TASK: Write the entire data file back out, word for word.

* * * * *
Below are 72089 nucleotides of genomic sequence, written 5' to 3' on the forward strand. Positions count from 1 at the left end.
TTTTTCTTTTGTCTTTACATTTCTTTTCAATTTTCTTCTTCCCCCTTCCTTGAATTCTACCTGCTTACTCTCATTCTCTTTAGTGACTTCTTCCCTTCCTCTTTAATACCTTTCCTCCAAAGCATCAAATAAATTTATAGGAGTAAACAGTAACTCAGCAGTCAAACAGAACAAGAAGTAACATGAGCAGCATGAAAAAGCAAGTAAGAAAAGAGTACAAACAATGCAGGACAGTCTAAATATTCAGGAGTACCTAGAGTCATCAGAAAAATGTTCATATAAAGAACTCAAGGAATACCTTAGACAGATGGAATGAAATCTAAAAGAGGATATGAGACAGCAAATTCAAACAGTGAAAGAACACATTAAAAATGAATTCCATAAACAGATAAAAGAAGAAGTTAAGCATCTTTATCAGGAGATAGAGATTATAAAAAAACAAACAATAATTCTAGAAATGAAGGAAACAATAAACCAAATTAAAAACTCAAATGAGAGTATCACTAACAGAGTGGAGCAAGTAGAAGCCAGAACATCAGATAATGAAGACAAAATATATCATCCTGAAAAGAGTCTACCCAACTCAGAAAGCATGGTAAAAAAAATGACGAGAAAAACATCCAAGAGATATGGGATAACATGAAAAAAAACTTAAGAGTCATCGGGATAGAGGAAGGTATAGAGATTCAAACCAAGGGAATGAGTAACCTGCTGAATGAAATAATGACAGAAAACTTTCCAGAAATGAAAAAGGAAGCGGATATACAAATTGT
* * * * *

Below are 72089 nucleotides of genomic sequence, written 5' to 3' on the forward strand. Positions count from 1 at the left end.
TTTTTCTTTTGTCTTTACATTTCTTTTCAATTTTCTTCTTCCCCCTTCCTTGAATTCTACCTGCTTACTCTCATTCTCTTTAGTGACTTCTTCCCTTCCTCTTTAATACCTTTCCTCCAAAGCATCAAATAAATTTATAGGAGTAAACAGTAACTCAGCAGTCAAACAGAACAAGAAGTAACATGAGCAGCATGAAAAAGCAAGTAAGAAAAGAGTACAAACAATGCAGGACAGTCTAAATATTCAGGAGTACCTAGAGTCATCAGAAAAATGTTCATATAAAGAACTCAAGGAATACCTTAGACAGATGGAATGAAATCTAAAAGAGGATATGAGACAGCAAATTCAAACAGTGAAAGAACACATTAAAAATGAATTCCATAAACAGATAAAAGAAGAAGTTAAGCATCTTTATCAGGAGATAGAGATTATAAAAAAACAAACAATAATTCTAGAAATGAAGGAAACAATAAACCAAATTAAAAACTCAAATGAGAGTATCACTAACAGAGTGGAGCAAGTAGAAGCCAGAACATCAGATAATGAAGACAAAATATATCATCCTGAAAAGAGTCTACCCAACTCAGAAAGCATGGTAAAAAAAATGACGAGAAAAACATCCAAGAGATATGGGATAACATGAAAAAAAACTTAAGAGTCATCGGGATAGAGGAAGGTATAGAGATTCAAACCAAGGGAATGAGTAACCTGCTGAATGAAATAATGACAGAAAACTTTCCAGAAATGAAAAAGGAAGCGGATATACAAATTGT